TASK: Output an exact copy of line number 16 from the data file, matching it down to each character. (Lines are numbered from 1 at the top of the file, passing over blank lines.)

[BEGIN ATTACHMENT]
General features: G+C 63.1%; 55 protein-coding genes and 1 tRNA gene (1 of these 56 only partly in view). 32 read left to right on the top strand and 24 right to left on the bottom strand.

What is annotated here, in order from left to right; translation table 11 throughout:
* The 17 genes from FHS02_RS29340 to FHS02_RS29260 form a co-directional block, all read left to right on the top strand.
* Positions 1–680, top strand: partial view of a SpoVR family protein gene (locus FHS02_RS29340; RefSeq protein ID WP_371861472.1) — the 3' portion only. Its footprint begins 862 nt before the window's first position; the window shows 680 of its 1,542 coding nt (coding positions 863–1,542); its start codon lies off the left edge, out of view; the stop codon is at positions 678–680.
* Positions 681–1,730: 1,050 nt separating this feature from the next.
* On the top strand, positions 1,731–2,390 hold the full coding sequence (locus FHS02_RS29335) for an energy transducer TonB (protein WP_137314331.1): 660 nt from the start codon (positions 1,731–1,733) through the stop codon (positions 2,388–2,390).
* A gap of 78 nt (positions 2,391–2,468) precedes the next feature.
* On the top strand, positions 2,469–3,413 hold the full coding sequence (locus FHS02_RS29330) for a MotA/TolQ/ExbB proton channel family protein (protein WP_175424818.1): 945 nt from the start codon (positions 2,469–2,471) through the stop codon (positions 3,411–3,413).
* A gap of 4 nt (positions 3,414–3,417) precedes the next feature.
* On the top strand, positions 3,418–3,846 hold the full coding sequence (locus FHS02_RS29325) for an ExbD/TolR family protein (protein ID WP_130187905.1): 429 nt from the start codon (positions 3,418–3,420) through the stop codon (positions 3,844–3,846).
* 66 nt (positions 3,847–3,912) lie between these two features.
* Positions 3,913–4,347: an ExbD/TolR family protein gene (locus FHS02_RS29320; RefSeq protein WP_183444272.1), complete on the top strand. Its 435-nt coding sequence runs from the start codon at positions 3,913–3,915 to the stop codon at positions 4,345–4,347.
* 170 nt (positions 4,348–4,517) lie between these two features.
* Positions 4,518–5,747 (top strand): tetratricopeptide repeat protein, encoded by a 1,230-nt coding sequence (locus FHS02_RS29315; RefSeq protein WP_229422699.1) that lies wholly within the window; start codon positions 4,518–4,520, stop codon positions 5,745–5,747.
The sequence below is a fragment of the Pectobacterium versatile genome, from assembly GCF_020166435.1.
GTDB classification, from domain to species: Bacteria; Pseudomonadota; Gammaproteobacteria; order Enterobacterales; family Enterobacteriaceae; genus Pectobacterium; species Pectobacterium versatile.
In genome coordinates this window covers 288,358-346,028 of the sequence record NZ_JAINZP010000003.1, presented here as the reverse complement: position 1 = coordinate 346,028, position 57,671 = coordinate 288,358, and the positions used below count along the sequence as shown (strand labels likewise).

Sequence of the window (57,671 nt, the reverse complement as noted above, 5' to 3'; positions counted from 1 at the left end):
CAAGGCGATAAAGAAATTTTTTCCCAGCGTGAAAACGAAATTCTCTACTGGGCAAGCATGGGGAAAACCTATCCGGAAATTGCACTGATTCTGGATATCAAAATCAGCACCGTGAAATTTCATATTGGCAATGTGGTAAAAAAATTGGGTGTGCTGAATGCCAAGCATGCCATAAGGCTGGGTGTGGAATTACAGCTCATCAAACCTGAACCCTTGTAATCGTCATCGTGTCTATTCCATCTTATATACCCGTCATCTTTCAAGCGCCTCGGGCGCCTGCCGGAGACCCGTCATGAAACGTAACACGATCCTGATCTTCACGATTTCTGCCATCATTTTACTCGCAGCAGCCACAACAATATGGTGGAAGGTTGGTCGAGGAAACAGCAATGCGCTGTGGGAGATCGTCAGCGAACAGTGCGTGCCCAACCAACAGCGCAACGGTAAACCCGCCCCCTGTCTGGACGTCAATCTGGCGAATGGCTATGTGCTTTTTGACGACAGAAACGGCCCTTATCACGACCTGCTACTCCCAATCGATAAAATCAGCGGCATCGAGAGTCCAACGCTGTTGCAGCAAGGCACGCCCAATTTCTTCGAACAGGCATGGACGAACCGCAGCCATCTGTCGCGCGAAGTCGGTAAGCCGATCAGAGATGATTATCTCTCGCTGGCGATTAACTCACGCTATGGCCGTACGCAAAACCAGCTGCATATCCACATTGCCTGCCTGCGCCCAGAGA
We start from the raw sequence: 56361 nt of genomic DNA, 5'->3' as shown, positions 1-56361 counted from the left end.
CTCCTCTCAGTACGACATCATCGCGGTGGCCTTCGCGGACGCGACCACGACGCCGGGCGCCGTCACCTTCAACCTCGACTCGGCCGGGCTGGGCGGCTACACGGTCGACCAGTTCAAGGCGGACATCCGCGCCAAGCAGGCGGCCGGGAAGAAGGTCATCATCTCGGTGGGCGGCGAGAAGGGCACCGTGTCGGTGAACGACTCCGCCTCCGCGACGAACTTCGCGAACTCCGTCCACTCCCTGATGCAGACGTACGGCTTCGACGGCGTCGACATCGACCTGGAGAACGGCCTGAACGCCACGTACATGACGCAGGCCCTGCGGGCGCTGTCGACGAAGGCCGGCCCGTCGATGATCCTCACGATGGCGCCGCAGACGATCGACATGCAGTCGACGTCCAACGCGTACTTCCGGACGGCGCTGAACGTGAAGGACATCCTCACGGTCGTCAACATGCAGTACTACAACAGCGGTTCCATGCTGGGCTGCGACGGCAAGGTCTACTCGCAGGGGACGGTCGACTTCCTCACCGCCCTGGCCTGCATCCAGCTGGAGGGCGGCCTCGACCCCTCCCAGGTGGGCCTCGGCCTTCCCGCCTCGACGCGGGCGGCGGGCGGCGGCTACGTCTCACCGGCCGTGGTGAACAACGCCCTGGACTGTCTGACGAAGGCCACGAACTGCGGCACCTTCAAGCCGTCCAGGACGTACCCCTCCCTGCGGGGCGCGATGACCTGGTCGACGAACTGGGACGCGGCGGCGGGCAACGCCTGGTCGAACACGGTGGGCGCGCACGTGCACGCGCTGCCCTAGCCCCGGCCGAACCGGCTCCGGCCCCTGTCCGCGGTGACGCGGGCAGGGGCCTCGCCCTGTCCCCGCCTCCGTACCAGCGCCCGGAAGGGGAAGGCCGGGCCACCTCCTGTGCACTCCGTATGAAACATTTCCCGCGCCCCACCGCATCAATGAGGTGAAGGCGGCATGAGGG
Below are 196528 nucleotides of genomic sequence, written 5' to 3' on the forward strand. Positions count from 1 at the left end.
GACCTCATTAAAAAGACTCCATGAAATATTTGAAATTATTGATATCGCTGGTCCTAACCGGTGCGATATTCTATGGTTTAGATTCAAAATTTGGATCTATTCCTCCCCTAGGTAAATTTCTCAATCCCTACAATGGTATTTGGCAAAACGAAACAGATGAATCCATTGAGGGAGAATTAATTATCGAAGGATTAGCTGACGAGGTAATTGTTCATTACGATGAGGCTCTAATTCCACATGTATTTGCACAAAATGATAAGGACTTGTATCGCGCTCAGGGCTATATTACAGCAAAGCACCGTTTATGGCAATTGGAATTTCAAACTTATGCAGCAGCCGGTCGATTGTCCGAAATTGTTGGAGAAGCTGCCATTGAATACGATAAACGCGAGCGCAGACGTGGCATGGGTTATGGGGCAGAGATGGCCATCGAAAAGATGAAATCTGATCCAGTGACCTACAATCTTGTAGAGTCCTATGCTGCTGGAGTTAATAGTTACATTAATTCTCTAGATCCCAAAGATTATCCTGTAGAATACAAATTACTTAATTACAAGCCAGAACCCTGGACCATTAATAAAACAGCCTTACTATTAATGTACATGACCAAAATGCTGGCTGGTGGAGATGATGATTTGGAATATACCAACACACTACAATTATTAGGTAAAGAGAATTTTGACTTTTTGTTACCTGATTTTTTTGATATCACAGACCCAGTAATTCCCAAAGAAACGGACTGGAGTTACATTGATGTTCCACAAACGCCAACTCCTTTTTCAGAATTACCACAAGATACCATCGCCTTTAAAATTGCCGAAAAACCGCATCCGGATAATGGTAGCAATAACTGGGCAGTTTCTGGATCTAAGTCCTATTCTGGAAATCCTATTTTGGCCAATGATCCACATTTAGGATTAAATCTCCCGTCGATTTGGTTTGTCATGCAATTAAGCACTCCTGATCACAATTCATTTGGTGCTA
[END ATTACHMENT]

GTDB classification, from domain to species: Bacteria; Pseudomonadota; Gammaproteobacteria; order Enterobacterales; family Enterobacteriaceae; genus Pectobacterium; species Pectobacterium versatile.